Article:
The State of the Atmosphere: Sunday, February 8, 2015

Record-breaking heat
What a week. Temperatures across the region have felt more like May as high pressure continues to dominate the pattern in the west/central United States. Over the last week Denver as broken several daily high max temperature records and high min temperature records. On Saturday, Denver International Airport recorded a high of 74° breaking the old record of 71° set in 1986 and '87. Denver's average high doesn't climb to 74° until May 22, and is a remarkable 29° above average for February 7. In addition, high and low temperatures Friday and Saturday broke their respective previous records by an aggregate of 13ºF!

via coolwx

The week ahead
The pattern isn't all bad for precipitation in the west. As we discussed last week, northern California has seen good moisture over recent days, with more forecast this week, including a rare risk of severe weather today.

10 day totals:

NWS precipitation analysis 10 day totals | WeatherBell Analytics

Precipitation forecast (GFS) through early Wed:

GFS precipitation forecast | Weather5280 Models

You'll also notice in the image above some precipitation progged for portions of Colorado. This is our system due in Tuesday that will bring a chance for rain and snow to the I-25 urban corridor. While the upper level pattern is not as favorable as it once looked for this system, I do think we get some moisture from it – and if we can get enough cooling, some of that may be in the form of snow. That's right, we may be talking rain with this system, especially at lower elevations (<5400 feet), a pretty remarkable thing for early February.

We're going to sit on the details here, and see how things line up over the next 24 hours or so and offer an update as needed. Some light accumulation will be possible in Denver – though likely limited to typically colder surfaces and not paved ones – with the greatest chance for accumulating snowfall across the foothills and Palmer Divide.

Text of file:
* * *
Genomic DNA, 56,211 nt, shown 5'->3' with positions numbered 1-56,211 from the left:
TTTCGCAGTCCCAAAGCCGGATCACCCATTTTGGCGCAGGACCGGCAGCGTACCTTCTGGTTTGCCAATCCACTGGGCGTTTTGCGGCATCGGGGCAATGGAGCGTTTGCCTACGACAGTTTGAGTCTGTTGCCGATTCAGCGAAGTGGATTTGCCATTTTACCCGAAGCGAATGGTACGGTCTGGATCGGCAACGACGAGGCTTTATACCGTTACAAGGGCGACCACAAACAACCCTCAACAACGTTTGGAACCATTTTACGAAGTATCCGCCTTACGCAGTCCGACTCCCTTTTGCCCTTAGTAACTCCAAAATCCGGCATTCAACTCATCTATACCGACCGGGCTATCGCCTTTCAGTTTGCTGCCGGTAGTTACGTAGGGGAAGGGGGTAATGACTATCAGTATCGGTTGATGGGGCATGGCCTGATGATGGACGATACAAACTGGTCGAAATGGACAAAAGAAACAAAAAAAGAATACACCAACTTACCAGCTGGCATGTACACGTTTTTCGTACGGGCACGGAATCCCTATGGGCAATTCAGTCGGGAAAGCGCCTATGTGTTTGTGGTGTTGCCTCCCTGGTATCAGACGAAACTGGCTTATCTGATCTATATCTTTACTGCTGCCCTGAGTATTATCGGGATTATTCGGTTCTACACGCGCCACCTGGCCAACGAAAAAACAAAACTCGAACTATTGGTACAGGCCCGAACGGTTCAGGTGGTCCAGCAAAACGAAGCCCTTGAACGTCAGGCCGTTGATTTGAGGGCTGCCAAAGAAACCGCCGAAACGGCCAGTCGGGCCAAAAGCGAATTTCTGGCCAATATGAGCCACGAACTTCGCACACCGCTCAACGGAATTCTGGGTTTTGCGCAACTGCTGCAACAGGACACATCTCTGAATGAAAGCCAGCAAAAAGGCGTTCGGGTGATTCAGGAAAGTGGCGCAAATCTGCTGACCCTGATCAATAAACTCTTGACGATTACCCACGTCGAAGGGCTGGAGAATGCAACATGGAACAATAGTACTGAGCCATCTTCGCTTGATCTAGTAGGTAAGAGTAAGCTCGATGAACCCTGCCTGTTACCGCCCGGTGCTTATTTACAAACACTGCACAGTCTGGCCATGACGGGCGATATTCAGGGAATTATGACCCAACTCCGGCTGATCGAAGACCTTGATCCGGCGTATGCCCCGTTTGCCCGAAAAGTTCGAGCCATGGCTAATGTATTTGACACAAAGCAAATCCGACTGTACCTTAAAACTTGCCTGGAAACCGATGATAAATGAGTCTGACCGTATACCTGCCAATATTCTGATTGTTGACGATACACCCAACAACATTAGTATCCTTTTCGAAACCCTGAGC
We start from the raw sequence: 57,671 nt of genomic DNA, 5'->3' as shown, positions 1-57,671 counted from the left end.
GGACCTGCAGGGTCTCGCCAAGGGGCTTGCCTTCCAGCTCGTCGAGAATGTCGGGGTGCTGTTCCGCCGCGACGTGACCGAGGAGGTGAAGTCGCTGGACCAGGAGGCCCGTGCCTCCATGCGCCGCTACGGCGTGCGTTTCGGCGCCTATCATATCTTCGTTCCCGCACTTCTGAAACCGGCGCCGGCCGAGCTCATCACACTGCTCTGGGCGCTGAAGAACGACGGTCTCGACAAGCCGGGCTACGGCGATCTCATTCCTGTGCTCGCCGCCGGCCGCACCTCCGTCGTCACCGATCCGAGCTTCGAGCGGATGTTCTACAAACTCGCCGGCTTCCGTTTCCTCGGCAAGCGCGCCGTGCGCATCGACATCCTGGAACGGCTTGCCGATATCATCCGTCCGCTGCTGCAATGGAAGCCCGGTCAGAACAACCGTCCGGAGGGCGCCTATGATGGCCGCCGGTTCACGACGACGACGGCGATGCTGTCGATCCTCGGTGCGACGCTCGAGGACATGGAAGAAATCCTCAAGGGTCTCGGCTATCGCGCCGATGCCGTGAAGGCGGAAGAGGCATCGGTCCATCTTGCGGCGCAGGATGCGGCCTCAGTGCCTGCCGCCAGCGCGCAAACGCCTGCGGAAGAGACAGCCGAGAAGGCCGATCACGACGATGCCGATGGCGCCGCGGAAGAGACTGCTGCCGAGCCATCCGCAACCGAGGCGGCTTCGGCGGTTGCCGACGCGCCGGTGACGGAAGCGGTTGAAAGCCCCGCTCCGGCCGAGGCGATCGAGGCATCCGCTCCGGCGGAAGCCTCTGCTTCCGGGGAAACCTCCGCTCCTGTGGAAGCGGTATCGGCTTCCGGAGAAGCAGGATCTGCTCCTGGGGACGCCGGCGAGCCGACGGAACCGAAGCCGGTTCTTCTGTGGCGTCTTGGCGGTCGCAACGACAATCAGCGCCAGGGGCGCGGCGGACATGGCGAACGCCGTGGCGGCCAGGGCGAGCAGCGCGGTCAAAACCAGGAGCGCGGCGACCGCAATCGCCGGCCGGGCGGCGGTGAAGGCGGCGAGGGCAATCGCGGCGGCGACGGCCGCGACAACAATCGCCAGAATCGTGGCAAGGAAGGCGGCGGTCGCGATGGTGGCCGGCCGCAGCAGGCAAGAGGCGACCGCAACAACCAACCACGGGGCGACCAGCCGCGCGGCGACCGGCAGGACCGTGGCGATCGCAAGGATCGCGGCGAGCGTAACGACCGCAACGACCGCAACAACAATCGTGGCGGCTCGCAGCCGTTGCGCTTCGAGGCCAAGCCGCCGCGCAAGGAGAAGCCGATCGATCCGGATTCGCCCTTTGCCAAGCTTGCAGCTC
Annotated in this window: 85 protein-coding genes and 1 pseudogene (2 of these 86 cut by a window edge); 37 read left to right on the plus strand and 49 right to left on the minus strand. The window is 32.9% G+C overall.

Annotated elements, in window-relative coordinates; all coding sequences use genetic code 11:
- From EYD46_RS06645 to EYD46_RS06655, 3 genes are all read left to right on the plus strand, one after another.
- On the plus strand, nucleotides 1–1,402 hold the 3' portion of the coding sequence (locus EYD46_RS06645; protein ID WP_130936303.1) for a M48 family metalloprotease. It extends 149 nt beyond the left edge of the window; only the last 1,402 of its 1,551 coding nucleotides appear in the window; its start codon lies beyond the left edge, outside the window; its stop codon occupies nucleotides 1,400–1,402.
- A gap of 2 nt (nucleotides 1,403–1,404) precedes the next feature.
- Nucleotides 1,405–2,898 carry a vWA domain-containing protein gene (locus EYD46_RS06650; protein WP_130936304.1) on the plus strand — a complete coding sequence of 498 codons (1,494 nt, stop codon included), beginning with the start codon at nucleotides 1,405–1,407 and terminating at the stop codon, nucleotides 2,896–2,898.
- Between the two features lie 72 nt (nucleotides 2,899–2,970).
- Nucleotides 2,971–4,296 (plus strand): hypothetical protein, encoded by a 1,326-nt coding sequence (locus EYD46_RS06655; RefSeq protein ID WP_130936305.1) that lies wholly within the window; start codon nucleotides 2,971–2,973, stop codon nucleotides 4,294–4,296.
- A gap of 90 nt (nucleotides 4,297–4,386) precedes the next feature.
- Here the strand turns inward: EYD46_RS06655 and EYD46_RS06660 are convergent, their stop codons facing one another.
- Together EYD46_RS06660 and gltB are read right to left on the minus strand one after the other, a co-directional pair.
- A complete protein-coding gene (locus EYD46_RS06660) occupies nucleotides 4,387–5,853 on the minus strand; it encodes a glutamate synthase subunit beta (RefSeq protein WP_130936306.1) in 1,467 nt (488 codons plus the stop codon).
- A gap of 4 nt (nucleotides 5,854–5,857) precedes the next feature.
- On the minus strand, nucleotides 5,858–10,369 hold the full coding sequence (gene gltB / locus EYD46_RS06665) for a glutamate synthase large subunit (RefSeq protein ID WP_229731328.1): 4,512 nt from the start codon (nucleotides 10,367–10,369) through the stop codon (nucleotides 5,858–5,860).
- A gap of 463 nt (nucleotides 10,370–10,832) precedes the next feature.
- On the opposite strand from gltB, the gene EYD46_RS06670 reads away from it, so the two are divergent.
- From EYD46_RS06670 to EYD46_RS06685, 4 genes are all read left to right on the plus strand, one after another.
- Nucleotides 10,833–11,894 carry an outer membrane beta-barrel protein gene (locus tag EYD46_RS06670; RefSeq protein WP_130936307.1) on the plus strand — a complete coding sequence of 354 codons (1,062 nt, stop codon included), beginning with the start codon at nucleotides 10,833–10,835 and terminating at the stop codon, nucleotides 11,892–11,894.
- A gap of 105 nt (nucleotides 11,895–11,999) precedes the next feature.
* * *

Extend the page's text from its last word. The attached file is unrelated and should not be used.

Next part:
Long range thoughts
Wednesday will likely be the coldest day of the week, and even still highs will be near-normal for the date. Medium range models continue to show warmth (possibly, once again, record-breaking in nature) building back in to end the week and into next week.

It's not until after the 15th at the earliest, or possibly even after the 20th that I think we have a legitimate shot at a pattern shift. Even if we get some systems in between, medium range global models and teleconnections alike suggest no substantial shifts in the pattern over the next 7 to 10 days.

Somewhat remarkably, as I tend to be the pessimist in the group, I still like our analogs and remain unwilling to throw in the towel on winter. A few things to keep in mind going foward...

  • Many of our analogs were pretty bad winters for snow across northeast Colorado – "saved" only by a big storm late in the season or never saved at all.
  • Two of our snowiest months are still ahead of us, March and April. February is Denver's 5th snowiest month at 7.5", and January (6th) finished above normal this year at 7.2".

I think we still have have a good bit of warmth to work through but then thing should start to change. There are a few things of interest in the long term that I think lend credence to this beyond what we've been saying all winter. To begin with, the CFS is slowly becoming more consistent in backing the cold further west as we head into the end of the month...

CFS temperature anomalies days 2.5 through 7.5:

CFS | WeatherBell Analytics

But by the time we get to the first week of March:

WeatherBell Analytics

Maybe wishful thinking on my part, we'll see, but given the overall pattern and the time of year we're entering I think this mostly makes sense. The other question then becomes will a more active southerly storm track also show up? This is where I'm a bit more concerned, as the pattern may favor systems staying a bit too far south for us – from Arizona east into Texas and the southeast. Much like December though, let's first get the pattern to shift, then worry about the details.

Here's a look at the GEFS ensemble 500hpa geopential heights for the end of this week. Notice the ridge (red) strengthening in the west again:

GEFS | WeatherBell Analytics

But by the 22nd we start to see the greatest heights have pushed further north into Alaska, with a better looking pattern for a good southerly storm track.

In short... temperatures (outside of Wednesday) will remain above normal for the foreseeable future. If things are going to start to change, it'll likely come during the second half, or even late February for us. For the snow-lovers in the group, I feel your pain. For those enjoying the (freakishly?) warm weather, it really is beautiful, enjoy!